Oh how the stories we tell ourselves could be changing the way we approach every situation.
Here’s more so you can understand how this plays out in our own lives…
First, we have to acknowledge that fear is an entire system of brain pathways, and one of the most important responses that has kept humanity from going the way of the Neanderthal. Yet today – when we do not have to fear a saber-toothed tiger behind every tree – we are still telling ourselves that a critical level of danger may be right around every corner.
In our modern lives, our stress is social, ethical and financial, but our brain elevates these challenges to that same fear center as a possible saber-toothed tiger attack!
Here are a few examples:
How often do we have difficult family situations that need attention, but we avoid wading in because we are imagining the worst possible outcome? Do we even consider that the other person may react gracefully or they might be relieved to have had the conversation too?
How often are our business decisions based on avoiding the worst possible outcome? If we create a work environment that is entirely “Risk Conservative,” very little that is meaningful and new gets done.
Should you be asking for a raise, but you are telling yourself all kinds of scary stories about how your boss may react? If you are a good employee, why would they react badly?
Most importantly, have you ever told yourself a scary story ahead of time that caused you to pass up a good opportunity? (Yikes! That’s the hardest one for me to ponder.)
Turning Fear into a Helpful Motivator
Since watching this TED Talk, I have thought of “the cannibals on the island” that the sailors imagined. How making a decision based on this wild, and unfounded fear led them to choose the most dangerous, least likely to succeed choice to stay alive. Their decision to act on the most emotional, vivid story they told themselves nearly killed them all. This has often made me stay with the facts when making decisions instead of making choices with fear as a motivator.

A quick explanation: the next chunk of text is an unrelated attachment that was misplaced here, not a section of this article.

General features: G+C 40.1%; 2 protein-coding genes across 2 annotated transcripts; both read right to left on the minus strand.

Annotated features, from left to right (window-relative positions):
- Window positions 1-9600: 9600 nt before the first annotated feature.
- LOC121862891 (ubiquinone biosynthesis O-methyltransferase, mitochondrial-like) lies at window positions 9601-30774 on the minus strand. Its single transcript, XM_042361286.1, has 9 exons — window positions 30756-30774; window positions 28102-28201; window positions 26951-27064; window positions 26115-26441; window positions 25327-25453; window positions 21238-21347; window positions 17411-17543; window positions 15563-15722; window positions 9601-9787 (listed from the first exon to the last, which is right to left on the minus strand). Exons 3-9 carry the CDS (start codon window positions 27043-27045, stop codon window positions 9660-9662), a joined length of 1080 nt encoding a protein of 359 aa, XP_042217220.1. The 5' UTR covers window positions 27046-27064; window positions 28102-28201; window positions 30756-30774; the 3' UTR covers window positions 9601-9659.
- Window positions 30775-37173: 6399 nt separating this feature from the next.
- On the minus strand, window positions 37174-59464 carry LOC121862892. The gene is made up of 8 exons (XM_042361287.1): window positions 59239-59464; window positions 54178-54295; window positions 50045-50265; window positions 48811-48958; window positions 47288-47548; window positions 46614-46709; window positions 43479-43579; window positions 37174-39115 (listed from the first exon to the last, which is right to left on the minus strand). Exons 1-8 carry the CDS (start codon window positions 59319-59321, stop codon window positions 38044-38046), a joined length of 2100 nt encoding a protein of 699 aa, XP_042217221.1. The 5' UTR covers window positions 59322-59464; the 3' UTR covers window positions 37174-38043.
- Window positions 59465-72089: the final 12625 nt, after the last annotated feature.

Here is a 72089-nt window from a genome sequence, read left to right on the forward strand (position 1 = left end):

If you need a simple practice to help you decide if fear is becoming a motivator, think about a choice you have ahead that you have made scenarios for time and time again. How emotionally charged are the possible outcomes you are envisioning? Now take the most emotionally charged ones and set them aside. And for the remainder, stop and ask yourself how likely that particular outcome actually is.
If you want to check out a really great TED Talk that looks at the actual likelihood that you’d face rejection in any of these situations check out this great article:
Some interesting things to consider. See where this new insight takes you.
Every week here at the Goodness Exchange, we feature numerous innovators who have become good at avoiding the impulse to follow their fears. All of them face choices every day that could lead to setbacks, but they’ve learned to avoid telling themselves stories that are based on assumptions. Instead, they deal with the fear of failure in a healthier way; a way that acknowledges the imagination and passion that fear of the unknown can give us, and at the same time they approach a problem with “the coolness and judgment of a scientist” to choose an option that isn’t based entirely on fear.
If you want to read a few of their stories or hear from them directly, check out some of these pieces from the Goodness Exchange Library:
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Have a great week… and watch out for the stories you are telling yourself.
Stay open, curious and hopeful.
~ Dr. Lynda